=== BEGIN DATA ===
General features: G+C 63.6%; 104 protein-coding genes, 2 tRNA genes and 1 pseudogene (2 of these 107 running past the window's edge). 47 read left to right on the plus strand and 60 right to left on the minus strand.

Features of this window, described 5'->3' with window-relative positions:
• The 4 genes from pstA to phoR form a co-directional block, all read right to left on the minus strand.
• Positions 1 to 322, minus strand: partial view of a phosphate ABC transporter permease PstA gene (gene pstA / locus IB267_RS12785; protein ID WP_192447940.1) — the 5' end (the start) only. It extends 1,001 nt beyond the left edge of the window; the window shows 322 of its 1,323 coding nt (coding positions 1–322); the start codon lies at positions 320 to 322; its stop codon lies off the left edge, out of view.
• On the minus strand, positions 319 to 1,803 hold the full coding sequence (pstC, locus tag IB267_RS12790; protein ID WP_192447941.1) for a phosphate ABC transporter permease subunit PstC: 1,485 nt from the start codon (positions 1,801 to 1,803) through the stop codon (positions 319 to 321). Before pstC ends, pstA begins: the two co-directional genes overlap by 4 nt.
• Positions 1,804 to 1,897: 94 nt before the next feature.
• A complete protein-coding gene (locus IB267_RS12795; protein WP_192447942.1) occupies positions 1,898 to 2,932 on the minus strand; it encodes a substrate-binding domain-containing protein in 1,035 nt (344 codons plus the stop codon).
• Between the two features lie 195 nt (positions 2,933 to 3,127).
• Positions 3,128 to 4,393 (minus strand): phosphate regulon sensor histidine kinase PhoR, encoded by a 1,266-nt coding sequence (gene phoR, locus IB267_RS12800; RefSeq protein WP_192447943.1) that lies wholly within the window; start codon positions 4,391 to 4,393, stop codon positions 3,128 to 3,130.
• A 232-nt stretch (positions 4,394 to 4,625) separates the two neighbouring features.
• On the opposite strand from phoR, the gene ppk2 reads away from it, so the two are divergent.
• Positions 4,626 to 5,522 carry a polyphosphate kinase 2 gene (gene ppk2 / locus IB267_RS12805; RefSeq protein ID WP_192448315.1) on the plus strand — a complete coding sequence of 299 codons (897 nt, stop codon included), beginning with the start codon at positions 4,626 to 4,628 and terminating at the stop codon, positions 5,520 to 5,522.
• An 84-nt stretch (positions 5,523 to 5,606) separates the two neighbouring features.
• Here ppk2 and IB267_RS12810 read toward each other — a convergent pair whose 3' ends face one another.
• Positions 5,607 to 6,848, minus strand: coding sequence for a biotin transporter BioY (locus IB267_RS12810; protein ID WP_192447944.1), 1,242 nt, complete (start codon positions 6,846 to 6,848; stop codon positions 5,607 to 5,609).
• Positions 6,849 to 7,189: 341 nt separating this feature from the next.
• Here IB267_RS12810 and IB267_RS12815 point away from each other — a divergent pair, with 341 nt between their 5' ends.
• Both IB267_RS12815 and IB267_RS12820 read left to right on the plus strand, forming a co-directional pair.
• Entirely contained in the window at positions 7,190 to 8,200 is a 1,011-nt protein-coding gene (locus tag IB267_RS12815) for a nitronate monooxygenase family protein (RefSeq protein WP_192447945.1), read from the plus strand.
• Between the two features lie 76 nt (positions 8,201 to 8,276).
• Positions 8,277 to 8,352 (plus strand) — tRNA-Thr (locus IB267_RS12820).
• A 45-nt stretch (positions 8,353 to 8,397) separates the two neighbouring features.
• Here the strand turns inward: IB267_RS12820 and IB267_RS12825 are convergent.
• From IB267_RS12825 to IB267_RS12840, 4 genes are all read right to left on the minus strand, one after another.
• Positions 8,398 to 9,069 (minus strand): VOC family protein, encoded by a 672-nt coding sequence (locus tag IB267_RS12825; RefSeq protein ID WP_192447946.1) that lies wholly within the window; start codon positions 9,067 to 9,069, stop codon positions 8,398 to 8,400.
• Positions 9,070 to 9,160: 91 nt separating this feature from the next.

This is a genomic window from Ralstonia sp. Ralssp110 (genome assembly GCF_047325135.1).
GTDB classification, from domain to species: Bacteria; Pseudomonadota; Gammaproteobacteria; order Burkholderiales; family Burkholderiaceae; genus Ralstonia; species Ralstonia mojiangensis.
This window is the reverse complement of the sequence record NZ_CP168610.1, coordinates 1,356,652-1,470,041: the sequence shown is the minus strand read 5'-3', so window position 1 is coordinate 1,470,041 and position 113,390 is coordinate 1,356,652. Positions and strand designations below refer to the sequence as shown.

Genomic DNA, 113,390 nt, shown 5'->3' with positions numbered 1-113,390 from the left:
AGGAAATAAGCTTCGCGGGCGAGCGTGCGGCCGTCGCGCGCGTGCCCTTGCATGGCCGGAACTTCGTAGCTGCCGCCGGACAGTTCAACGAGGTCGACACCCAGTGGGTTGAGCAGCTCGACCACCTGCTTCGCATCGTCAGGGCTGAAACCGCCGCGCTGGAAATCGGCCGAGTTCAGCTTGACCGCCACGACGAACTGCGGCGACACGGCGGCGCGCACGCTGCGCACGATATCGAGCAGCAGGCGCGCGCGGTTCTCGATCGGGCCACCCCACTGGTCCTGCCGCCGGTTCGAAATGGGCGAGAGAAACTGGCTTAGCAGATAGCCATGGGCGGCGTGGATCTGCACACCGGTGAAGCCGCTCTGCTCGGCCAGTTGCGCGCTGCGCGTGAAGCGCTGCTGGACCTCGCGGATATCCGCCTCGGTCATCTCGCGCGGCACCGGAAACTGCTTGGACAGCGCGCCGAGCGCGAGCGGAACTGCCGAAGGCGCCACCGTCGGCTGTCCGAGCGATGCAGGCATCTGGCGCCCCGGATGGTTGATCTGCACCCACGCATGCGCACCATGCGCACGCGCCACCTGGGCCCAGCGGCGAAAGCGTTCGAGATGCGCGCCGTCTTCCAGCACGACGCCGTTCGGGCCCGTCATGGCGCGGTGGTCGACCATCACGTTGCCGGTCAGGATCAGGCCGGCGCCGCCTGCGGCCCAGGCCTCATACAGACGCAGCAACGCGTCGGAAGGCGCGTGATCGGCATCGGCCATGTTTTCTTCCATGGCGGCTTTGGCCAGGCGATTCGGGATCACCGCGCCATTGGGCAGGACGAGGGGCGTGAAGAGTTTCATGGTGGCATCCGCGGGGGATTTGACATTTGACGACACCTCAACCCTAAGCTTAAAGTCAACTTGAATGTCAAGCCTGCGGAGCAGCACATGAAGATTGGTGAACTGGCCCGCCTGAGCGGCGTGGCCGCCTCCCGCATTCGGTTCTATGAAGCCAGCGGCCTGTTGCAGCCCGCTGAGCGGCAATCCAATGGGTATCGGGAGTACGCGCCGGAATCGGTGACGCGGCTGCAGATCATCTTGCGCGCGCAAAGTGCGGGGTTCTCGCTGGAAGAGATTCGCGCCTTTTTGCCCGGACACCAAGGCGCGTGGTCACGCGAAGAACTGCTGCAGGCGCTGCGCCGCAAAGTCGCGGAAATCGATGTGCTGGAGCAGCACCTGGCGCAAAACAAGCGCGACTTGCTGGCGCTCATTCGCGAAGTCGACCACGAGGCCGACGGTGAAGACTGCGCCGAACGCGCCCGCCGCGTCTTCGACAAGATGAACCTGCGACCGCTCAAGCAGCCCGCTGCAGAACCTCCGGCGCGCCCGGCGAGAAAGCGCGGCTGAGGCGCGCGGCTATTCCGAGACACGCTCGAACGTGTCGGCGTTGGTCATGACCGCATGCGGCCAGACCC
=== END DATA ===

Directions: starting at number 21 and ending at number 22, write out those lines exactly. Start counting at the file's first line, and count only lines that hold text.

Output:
• Positions 8,277 to 8,352 (plus strand) — tRNA-Thr (locus IB267_RS12820).
• A 45-nt stretch (positions 8,353 to 8,397) separates the two neighbouring features.